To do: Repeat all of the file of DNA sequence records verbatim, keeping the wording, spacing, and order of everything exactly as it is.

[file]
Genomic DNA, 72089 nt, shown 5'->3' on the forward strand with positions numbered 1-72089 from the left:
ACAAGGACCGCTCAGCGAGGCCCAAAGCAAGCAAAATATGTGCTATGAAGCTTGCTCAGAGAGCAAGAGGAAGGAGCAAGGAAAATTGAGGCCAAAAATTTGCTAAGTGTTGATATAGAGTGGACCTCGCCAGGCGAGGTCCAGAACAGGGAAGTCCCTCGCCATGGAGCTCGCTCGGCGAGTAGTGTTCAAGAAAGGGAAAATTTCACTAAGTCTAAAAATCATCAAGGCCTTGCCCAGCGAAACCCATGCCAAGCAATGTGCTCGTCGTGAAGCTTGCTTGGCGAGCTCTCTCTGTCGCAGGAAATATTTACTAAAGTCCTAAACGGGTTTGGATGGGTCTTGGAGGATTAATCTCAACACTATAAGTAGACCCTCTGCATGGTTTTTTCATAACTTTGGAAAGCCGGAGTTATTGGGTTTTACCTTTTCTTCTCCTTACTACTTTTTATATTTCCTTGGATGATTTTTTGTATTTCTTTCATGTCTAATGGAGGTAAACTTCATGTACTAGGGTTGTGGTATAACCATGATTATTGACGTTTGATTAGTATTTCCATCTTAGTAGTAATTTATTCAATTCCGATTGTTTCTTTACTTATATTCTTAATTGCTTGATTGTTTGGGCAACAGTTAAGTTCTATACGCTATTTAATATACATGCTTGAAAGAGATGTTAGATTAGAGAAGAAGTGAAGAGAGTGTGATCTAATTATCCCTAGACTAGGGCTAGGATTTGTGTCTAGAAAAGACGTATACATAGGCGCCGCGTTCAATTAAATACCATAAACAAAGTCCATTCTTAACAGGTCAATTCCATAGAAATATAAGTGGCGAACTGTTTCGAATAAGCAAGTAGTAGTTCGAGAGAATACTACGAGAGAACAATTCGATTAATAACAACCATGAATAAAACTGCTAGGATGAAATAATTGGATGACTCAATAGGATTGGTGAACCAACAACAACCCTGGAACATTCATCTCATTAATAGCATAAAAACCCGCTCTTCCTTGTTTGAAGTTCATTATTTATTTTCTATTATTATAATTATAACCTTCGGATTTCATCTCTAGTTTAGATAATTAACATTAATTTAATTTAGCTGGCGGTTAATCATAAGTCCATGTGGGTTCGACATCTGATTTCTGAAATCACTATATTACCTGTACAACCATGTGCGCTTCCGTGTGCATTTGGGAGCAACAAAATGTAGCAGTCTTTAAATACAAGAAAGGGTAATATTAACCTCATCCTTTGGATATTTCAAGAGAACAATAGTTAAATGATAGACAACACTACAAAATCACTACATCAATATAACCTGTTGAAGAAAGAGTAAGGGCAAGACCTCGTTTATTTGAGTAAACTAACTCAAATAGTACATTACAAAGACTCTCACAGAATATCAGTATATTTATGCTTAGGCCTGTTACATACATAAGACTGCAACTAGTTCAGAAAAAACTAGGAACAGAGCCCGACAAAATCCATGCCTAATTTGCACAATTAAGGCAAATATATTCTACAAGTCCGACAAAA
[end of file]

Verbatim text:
Genomic DNA, 72089 nt, shown 5'->3' on the forward strand with positions numbered 1-72089 from the left:
ACAAGGACCGCTCAGCGAGGCCCAAAGCAAGCAAAATATGTGCTATGAAGCTTGCTCAGAGAGCAAGAGGAAGGAGCAAGGAAAATTGAGGCCAAAAATTTGCTAAGTGTTGATATAGAGTGGACCTCGCCAGGCGAGGTCCAGAACAGGGAAGTCCCTCGCCATGGAGCTCGCTCGGCGAGTAGTGTTCAAGAAAGGGAAAATTTCACTAAGTCTAAAAATCATCAAGGCCTTGCCCAGCGAAACCCATGCCAAGCAATGTGCTCGTCGTGAAGCTTGCTTGGCGAGCTCTCTCTGTCGCAGGAAATATTTACTAAAGTCCTAAACGGGTTTGGATGGGTCTTGGAGGATTAATCTCAACACTATAAGTAGACCCTCTGCATGGTTTTTTCATAACTTTGGAAAGCCGGAGTTATTGGGTTTTACCTTTTCTTCTCCTTACTACTTTTTATATTTCCTTGGATGATTTTTTGTATTTCTTTCATGTCTAATGGAGGTAAACTTCATGTACTAGGGTTGTGGTATAACCATGATTATTGACGTTTGATTAGTATTTCCATCTTAGTAGTAATTTATTCAATTCCGATTGTTTCTTTACTTATATTCTTAATTGCTTGATTGTTTGGGCAACAGTTAAGTTCTATACGCTATTTAATATACATGCTTGAAAGAGATGTTAGATTAGAGAAGAAGTGAAGAGAGTGTGATCTAATTATCCCTAGACTAGGGCTAGGATTTGTGTCTAGAAAAGACGTATACATAGGCGCCGCGTTCAATTAAATACCATAAACAAAGTCCATTCTTAACAGGTCAATTCCATAGAAATATAAGTGGCGAACTGTTTCGAATAAGCAAGTAGTAGTTCGAGAGAATACTACGAGAGAACAATTCGATTAATAACAACCATGAATAAAACTGCTAGGATGAAATAATTGGATGACTCAATAGGATTGGTGAACCAACAACAACCCTGGAACATTCATCTCATTAATAGCATAAAAACCCGCTCTTCCTTGTTTGAAGTTCATTATTTATTTTCTATTATTATAATTATAACCTTCGGATTTCATCTCTAGTTTAGATAATTAACATTAATTTAATTTAGCTGGCGGTTAATCATAAGTCCATGTGGGTTCGACATCTGATTTCTGAAATCACTATATTACCTGTACAACCATGTGCGCTTCCGTGTGCATTTGGGAGCAACAAAATGTAGCAGTCTTTAAATACAAGAAAGGGTAATATTAACCTCATCCTTTGGATATTTCAAGAGAACAATAGTTAAATGATAGACAACACTACAAAATCACTACATCAATATAACCTGTTGAAGAAAGAGTAAGGGCAAGACCTCGTTTATTTGAGTAAACTAACTCAAATAGTACATTACAAAGACTCTCACAGAATATCAGTATATTTATGCTTAGGCCTGTTACATACATAAGACTGCAACTAGTTCAGAAAAAACTAGGAACAGAGCCCGACAAAATCCATGCCTAATTTGCACAATTAAGGCAAATATATTCTACAAGTCCGACAAAA